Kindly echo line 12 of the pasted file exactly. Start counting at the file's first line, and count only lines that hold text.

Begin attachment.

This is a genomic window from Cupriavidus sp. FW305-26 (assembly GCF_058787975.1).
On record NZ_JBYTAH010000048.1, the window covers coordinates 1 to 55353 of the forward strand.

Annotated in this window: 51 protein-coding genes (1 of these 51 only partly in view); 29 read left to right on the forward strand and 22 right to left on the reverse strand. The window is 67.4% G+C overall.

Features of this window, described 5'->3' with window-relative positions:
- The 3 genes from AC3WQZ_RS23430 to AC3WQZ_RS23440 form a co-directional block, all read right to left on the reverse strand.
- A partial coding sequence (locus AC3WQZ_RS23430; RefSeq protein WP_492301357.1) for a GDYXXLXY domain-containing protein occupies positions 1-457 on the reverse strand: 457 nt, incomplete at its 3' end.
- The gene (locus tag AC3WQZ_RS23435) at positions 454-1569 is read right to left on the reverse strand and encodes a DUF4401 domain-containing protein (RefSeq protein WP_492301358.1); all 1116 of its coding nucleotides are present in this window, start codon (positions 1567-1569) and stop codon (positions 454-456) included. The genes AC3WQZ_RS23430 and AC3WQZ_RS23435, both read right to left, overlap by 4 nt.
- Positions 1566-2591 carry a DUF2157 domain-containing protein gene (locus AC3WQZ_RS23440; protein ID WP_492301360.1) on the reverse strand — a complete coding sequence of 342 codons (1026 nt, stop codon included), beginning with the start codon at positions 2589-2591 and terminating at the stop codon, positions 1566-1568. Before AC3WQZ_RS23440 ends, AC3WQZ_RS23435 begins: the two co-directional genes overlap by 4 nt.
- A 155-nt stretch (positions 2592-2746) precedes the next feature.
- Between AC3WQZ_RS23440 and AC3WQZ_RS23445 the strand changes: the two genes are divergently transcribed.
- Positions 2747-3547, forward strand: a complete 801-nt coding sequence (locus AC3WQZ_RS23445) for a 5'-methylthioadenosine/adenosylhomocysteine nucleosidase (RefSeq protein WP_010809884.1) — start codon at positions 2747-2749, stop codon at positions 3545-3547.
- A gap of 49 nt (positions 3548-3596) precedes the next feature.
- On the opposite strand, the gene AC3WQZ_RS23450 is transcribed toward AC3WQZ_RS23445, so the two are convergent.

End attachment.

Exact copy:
- A gap of 49 nt (positions 3548-3596) precedes the next feature.